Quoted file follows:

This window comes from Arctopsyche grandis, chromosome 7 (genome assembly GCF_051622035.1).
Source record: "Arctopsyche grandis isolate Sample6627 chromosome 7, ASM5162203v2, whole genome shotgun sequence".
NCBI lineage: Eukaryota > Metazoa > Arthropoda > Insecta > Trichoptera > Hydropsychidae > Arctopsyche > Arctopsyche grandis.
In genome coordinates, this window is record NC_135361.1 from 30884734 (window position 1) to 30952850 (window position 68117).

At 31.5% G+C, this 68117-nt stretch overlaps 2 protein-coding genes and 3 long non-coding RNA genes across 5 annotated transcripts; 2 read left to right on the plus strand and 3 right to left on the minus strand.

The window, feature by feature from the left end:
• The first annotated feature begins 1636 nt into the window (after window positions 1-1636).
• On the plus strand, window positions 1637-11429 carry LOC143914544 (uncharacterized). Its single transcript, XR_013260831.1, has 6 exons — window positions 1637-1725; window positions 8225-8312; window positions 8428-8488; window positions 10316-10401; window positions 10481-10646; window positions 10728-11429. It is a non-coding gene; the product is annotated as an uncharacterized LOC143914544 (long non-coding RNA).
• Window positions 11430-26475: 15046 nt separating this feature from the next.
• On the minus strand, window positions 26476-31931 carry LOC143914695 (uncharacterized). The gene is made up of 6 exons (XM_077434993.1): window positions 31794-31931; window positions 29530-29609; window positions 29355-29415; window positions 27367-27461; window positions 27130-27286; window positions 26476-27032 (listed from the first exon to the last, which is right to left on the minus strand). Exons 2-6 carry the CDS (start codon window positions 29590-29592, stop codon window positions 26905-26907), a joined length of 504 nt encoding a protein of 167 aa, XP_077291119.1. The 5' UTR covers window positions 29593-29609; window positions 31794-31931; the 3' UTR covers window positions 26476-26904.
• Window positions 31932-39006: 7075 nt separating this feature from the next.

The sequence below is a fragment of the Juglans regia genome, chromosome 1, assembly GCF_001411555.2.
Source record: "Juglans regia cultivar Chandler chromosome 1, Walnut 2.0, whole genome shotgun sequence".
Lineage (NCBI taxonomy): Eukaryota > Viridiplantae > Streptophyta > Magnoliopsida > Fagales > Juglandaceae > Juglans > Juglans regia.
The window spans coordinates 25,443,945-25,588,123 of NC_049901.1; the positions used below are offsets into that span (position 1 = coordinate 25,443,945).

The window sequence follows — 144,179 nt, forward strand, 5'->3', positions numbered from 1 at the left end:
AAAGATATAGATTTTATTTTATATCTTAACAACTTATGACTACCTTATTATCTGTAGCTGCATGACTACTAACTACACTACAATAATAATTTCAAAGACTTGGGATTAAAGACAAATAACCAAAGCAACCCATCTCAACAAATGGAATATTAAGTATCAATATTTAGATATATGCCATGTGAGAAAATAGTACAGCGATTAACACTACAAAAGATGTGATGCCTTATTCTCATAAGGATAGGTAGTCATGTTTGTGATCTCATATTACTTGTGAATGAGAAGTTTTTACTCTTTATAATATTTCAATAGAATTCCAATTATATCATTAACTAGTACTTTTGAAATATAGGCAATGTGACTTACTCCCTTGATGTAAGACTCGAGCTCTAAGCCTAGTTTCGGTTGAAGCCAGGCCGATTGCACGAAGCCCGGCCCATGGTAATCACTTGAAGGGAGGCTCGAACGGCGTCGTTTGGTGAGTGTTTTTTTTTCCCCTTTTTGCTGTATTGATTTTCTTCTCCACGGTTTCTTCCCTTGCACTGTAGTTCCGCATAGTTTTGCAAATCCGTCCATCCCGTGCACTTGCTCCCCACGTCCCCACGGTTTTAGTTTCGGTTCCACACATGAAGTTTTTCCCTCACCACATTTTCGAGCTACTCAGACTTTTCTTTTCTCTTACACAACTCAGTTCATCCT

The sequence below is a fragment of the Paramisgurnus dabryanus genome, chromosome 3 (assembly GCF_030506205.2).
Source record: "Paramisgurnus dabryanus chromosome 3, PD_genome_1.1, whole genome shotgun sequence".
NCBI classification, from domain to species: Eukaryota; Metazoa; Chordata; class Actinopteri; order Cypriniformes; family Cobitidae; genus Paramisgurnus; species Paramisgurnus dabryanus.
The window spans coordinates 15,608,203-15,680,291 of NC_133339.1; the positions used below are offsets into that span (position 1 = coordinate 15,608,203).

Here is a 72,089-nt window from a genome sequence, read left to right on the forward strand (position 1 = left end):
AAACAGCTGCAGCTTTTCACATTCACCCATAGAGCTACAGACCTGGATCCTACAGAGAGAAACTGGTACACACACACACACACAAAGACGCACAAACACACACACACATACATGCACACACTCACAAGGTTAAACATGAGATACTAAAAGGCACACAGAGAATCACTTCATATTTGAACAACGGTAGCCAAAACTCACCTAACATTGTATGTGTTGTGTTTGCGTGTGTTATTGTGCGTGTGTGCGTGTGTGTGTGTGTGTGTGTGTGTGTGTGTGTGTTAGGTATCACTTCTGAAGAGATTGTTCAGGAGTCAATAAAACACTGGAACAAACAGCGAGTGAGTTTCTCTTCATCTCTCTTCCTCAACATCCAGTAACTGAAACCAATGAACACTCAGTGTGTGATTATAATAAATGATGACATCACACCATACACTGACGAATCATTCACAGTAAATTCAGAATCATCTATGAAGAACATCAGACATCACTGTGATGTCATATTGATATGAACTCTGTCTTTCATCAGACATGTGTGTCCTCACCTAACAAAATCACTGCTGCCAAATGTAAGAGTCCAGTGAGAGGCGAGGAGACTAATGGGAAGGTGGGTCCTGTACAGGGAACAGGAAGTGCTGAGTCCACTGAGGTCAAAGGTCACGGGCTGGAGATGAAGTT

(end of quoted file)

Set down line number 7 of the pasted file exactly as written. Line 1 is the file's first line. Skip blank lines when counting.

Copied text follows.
• The first annotated feature begins 1636 nt into the window (after window positions 1-1636).